“Train Wrecks His Auto But He Escapes Alive,” from the Elizabeth City Independent, Feb. 8, 1935
Like a horrible nightmare was the experience which befell Emmett Brickhouse, 37-year-old Elizabeth City Hosiery Mill night foreman, who leaped from his stalled automobile just a second before the car was struck by a southbound Norfolk Southern passenger train at the Parsonage Street crossing Tuesday morning at 11:15 o’clock.
“I hardly know what happened,” said Brickhouse in describing the near-tragedy to a reporter for this newspaper shortly after the crash. “The car was cold and it sort of choked down when I got on the railroad tracks. I looked and saw the train bearing right down on me. I reckon I opened the door and jumped out just as quick as I could but it all happened so quick that I can’t hardly remember how I got out of the car. Anyhow, my foot hadn’t been off the running board more than one or two seconds before the train hit the car. It was an awful shock, and I’m telling you it’s a terrible experience to be face to face with Death like I was.”
Brickhouse works at the hosiery mill but lives on the Brite farm at the end of Weymouth Road. He usually sleeps mornings until 10 or 11 o’clock. Tuesday morning he started to town around 11 o’clock. He stopped for a few minutes at Weatherly & Riggs Market on the north side of Parsonage Street, extended, just west of the railroad tracks. The southbound Norfolk Southern passenger train was already blowing for the passenger station when he left the market at 11:15 o’clock, but he was talking to someone outside the market and did not notice the whistle., stepping into his Ford sedan, he started to cross the railroad tracks in front of him without looking to see whether a train was coming.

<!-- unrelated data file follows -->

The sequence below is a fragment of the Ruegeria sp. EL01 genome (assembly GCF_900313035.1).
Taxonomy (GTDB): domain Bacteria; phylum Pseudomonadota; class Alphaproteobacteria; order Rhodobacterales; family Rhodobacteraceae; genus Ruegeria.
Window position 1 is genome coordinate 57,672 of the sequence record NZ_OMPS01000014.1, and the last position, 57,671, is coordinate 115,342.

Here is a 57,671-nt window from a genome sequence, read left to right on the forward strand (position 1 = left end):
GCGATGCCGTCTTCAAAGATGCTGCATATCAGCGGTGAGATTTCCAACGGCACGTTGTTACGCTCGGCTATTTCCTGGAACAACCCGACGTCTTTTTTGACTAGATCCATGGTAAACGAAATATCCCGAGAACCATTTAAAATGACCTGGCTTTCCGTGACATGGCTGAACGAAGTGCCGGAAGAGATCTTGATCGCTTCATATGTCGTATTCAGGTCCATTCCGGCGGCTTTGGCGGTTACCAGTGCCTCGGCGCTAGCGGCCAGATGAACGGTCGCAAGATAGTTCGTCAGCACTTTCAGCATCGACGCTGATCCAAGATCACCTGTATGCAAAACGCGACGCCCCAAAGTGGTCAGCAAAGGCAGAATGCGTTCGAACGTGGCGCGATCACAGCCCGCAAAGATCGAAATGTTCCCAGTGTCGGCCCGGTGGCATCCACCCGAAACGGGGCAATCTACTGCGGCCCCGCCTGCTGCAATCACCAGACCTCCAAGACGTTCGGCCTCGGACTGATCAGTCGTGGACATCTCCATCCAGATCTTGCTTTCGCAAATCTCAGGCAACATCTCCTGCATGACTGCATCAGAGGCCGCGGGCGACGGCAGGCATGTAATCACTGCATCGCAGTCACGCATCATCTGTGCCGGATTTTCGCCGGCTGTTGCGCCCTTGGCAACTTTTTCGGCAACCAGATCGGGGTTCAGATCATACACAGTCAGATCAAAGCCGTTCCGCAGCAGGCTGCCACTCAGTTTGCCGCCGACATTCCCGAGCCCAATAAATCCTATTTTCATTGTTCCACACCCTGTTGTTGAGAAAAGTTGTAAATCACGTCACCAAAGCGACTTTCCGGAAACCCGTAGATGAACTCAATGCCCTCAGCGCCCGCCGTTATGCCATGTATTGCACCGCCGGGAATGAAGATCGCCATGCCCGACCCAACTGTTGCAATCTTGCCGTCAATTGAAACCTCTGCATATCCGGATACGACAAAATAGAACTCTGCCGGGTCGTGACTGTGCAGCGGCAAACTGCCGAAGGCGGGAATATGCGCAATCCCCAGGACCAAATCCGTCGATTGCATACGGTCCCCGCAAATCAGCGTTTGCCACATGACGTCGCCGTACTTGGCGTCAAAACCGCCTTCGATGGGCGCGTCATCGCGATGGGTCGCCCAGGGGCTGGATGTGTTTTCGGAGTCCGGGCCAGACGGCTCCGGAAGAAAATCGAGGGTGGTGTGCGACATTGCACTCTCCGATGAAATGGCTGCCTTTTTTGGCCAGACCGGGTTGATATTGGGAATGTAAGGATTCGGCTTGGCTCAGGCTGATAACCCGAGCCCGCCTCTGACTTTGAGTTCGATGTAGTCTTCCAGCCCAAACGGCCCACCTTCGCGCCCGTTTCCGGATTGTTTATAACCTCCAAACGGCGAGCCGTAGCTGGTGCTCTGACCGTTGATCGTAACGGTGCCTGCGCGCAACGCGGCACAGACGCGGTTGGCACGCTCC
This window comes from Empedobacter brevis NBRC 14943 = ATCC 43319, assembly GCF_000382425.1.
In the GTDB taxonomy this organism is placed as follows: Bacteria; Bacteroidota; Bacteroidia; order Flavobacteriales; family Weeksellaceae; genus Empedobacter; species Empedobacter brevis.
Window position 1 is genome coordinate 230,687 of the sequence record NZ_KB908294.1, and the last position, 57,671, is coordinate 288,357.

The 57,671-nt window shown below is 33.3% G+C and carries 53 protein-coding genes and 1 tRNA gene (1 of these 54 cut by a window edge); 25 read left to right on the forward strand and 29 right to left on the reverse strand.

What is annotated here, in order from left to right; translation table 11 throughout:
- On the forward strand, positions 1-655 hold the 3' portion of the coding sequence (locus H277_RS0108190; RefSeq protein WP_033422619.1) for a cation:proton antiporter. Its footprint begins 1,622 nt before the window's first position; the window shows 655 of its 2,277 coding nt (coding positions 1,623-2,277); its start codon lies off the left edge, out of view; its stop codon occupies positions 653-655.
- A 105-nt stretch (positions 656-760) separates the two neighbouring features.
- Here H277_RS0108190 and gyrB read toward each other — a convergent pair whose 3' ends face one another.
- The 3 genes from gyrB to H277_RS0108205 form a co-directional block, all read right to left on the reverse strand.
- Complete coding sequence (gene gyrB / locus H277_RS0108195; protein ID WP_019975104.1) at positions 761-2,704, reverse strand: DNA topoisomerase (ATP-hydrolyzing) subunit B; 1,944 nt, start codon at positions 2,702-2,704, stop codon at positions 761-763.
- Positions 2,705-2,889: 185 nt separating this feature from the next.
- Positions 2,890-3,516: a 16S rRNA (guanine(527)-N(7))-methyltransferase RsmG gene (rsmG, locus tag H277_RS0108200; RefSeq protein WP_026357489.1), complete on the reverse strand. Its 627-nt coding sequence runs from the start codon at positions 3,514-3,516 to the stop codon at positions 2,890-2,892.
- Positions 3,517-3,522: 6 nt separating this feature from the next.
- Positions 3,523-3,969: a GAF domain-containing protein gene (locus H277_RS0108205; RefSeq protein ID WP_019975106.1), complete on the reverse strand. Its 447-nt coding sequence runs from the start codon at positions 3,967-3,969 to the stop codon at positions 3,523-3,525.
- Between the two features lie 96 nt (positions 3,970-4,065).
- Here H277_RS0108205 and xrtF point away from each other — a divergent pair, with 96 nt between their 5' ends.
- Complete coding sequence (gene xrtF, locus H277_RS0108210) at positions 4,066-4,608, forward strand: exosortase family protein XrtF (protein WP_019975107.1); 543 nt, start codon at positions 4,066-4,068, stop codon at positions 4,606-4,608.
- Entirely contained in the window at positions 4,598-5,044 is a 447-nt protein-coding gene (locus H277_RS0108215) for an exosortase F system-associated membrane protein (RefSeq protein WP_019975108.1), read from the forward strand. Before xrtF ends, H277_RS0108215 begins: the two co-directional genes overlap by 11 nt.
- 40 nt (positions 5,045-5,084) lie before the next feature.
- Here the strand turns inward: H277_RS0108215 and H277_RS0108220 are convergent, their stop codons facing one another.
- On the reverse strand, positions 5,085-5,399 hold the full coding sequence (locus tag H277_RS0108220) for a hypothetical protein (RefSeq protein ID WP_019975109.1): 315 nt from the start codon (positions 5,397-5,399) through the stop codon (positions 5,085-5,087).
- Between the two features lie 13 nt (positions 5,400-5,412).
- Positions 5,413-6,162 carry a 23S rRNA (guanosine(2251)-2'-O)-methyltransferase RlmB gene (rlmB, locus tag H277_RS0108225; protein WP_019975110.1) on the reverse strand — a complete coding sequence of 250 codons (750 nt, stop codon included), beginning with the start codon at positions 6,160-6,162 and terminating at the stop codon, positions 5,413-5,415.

Just as the car mounted the ridge on which the tracks are laid, the engine choked down. Brickhouse’s foot reached for the starter, and his hand sought the choke. Just at that moment he sensed danger and looked round him to see the train headed straight for him. He was paralyzed with fright for a brief moment, but the impending danger spurred him into action and he lost no time in opening the door and jumping to safety. A witness said he would have been killed had he been a moment longer in getting out of the car.
The train hit the Ford broadside and carried it down the tracks for a distance of about 200 yards before spilling it over into the ditch that runs alongside Skinners Avenue, parallel to the railroad. The car was almost a total wreck.
Brickhouse sustained no injury but the incident was such a shock to his nervous system that he had to go to bed shortly afterwards.
“I am a careful driver,” said Brickhouse, “and I have never figured in any accidents. I had not driven my Ford more than 30 miles an hour all the while I owned it. It makes me sick to think that a driver as careful as I usually am lost my car and nearly lost my life in an accident like this.”